Enlarged Prostate – Things you need to know

Dr. Rajiba Lochan Nayak is a Senior Consultant Urologist and Andrologist working at Apollo Spectra Hospitals, New Delhi. He has got his training in Genitourinary Surgery Urology from the esteemed University of Calcutta and has nearly 21 years of experience as a medical professional.

Dr. Nayak specializes in Genitourinary Surgery Urology, which focuses on the male and female urinary tract system and the male reproductive organs. The organs under the domain of urology include the kidneys, adrenal glands, ureters, urinary bladder, urethra and the male reproductive organs. He also has special interest in prostate, stone, tumour, andrology, infertility (surgical), and advanced laparoscopic surgery.

 

Who’s more likely to be diagnosed with prostate enlargement?

  1. According to the National Kidney and Urological Disease Information Clearinghouse, the most common prostate problem for men over 50 is prostate enlargement. According to the American Urological Association (AUA), by the age of 60, almost one out of two men has Benign Prostatic Hyperplasia (BPH); and by 85, the number increases to a staggering 90%.
  2. Family history- A family history or ancestry with a similar condition, or any prostrate problem, may increase your likelihood of developing prostate enlargement.
  3. Ethnicity– Ethnic backgrounds have a certain impact on prostate health. White men and black men are more prone to this in comparison to Asian men.
  4. Studies show that some health conditions like diabetes, heart diseases, and obesity also make one more prone to this condition.

When should I see a urologist or family physician?

Consult a specialist doctor if you notice the following symptoms:

  1. A weak or slow urinary stream
  2. A feeling of incomplete emptying of the bladder
  3. Difficulty starting urination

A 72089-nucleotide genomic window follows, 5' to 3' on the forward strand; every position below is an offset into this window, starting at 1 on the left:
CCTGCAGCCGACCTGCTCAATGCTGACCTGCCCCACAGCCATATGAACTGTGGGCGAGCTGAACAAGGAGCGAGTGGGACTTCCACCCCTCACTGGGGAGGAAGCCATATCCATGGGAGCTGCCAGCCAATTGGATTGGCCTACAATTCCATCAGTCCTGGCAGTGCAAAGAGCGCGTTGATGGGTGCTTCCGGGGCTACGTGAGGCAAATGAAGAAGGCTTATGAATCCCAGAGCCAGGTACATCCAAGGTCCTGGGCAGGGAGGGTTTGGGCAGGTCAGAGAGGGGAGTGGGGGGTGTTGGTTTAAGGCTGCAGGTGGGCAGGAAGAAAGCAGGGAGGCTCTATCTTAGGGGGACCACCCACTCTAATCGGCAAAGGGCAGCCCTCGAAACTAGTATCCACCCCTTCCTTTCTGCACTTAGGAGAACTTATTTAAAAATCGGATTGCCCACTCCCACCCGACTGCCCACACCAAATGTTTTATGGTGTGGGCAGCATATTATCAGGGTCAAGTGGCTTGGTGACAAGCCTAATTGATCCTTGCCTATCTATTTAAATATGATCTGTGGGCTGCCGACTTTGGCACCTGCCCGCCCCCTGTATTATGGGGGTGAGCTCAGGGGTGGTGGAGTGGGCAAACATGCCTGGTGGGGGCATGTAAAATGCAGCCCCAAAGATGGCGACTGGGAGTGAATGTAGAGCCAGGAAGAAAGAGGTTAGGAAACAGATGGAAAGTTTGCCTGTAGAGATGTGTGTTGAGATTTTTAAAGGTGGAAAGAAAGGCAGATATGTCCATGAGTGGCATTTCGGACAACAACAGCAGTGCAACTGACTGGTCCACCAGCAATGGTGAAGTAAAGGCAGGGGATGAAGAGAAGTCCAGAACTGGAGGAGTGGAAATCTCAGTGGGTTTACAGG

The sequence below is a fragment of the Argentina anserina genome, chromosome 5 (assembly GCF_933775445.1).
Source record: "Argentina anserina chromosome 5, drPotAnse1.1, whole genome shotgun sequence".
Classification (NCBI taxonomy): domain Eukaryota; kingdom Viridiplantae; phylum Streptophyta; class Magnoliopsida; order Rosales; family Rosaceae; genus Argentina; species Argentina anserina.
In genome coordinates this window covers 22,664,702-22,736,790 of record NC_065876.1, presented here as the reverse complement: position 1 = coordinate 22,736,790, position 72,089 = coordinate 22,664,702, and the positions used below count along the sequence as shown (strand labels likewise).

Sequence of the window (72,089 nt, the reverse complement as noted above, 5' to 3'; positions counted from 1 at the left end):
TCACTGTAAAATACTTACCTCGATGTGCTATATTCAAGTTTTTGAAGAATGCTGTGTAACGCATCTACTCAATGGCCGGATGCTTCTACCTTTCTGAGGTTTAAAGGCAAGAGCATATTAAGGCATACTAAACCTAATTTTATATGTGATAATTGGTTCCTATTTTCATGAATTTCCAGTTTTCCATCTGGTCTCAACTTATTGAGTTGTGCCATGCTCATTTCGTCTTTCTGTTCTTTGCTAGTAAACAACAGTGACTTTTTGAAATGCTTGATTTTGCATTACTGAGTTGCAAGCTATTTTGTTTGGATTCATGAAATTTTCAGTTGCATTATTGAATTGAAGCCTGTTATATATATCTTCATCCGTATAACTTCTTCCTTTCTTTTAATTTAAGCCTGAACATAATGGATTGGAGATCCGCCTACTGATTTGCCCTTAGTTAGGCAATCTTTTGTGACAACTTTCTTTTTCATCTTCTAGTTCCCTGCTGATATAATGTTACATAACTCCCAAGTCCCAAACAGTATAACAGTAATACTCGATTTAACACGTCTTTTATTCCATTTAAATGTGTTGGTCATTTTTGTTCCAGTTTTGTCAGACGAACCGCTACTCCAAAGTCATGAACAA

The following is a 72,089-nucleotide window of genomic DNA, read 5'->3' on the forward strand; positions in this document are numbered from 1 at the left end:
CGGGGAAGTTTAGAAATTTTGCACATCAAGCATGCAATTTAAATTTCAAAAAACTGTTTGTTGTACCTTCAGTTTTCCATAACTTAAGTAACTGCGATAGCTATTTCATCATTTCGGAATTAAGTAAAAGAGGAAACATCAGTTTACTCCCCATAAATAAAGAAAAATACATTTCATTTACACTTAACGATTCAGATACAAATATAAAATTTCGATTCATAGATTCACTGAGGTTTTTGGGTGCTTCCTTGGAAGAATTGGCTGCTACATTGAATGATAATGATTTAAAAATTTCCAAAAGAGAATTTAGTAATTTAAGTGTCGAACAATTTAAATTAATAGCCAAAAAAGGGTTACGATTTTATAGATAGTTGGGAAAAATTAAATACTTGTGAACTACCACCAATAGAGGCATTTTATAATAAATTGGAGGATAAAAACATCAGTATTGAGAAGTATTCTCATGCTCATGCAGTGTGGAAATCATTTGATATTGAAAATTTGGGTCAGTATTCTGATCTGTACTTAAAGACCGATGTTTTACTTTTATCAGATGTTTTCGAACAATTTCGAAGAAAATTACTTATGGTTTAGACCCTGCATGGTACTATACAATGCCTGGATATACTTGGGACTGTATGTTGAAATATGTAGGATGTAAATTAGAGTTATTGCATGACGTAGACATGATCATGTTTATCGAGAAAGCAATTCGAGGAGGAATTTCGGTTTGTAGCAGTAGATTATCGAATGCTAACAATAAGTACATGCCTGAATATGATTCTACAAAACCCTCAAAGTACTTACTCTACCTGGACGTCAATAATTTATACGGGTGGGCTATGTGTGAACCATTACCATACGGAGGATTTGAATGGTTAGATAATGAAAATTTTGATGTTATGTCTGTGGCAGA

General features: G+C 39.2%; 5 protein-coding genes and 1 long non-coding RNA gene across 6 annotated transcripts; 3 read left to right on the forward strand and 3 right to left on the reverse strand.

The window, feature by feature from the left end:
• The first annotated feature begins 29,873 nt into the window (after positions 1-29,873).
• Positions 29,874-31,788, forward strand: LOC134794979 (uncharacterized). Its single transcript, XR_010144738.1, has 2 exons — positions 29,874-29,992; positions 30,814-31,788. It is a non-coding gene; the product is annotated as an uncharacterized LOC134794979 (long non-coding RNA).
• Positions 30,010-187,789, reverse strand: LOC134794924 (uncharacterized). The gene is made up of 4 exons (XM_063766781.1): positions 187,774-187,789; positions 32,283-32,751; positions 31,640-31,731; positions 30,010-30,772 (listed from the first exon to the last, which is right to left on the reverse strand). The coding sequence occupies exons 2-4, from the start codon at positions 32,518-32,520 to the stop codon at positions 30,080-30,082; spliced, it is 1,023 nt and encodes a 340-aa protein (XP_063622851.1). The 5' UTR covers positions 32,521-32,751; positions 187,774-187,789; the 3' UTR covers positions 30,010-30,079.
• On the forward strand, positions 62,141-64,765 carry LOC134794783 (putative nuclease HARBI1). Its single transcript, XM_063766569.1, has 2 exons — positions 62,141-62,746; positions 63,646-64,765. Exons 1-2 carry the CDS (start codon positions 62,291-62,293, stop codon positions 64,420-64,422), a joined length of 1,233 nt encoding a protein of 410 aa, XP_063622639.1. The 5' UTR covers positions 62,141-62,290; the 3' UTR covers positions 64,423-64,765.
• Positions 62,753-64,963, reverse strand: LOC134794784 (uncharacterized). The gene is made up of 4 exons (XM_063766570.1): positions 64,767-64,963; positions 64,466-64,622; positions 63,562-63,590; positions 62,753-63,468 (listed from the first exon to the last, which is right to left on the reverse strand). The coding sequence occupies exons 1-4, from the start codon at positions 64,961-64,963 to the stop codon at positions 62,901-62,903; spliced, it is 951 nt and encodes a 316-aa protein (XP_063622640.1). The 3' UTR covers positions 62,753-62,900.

4. Frequent urination
  5. Urgency to urinate
  6. Getting up frequently at night to urinate
  7. A urinary stream that starts and stops
  8. Straining to urinate
  9. Continued dribbling of urine
  10. Returning to urinate again minutes after finishing

Usually, Urologists also use the BPH Impact Index, which is a symptom questionnaire developed by the American Urological Association to determine if the symptoms observed require treatment. It also helps in understanding of how severe the problem is. If the score is high, it indicates the severity of the problem.

How to prevent prostate enlargement?

There is no precise answer to this, as the preventive measures may not necessarily regulate prostate enlargement or benign prostate hyperplasia. A healthy lifestyle and regular exercises will keep your bladder healthy and help it function normally. However, here are some preventive measures that you can follow:

  1. Choosing a low fat diet
  2. Preferring vegetables over meat
  3. Eating fish
  4. Restricting consumption of dairy products

What are the causes of prostate enlargement?

The exact cause for this health condition is not known. Few indicators such as changes in male sex hormones that come with aging may be a helpful factor in detecting the condition.

What are the non-surgical management/treatments available?

  1. Lifestyle changes
  2. Several medications that can help in treating the symptoms as well as the disease

What are the problems if not treated on time?

Watchful Waiting with an Enlarged Prostate: When the symptoms of an enlarged prostate gland are mild, with low scores on the BPH Impact Index (less than 8), it may be best to wait before starting any treatment. This is known as “watchful waiting.” With regular checkups once a year or more often, doctors can check for early problems and signs that the condition is posing a health risk or a major inconvenience. Here, the BPH Index is especially helpful for early detection and treatment.

Moreover, it may lead to various emergencies like:

  1. Sudden stoppage of urine
  2. Blood in urine
  3. Infection in urine
  4. Formation of stone in bladder

When is a surgery required?

A surgery is usually the last resort. Meanwhile medications and non-surgical treatments are used if the problem is not severe. However, in the cases mentioned below, a surgery might be required:

  1. If the patient is not relived of symptoms with medications and lifestyle changes
  2. If it leads to back pressure, or changes in bladder and kidney
  3. Repeated urinary tract infection and blood in urine
  4. If there are stones in urinary bladder
  5. If urine stops coming, leading to catheterization

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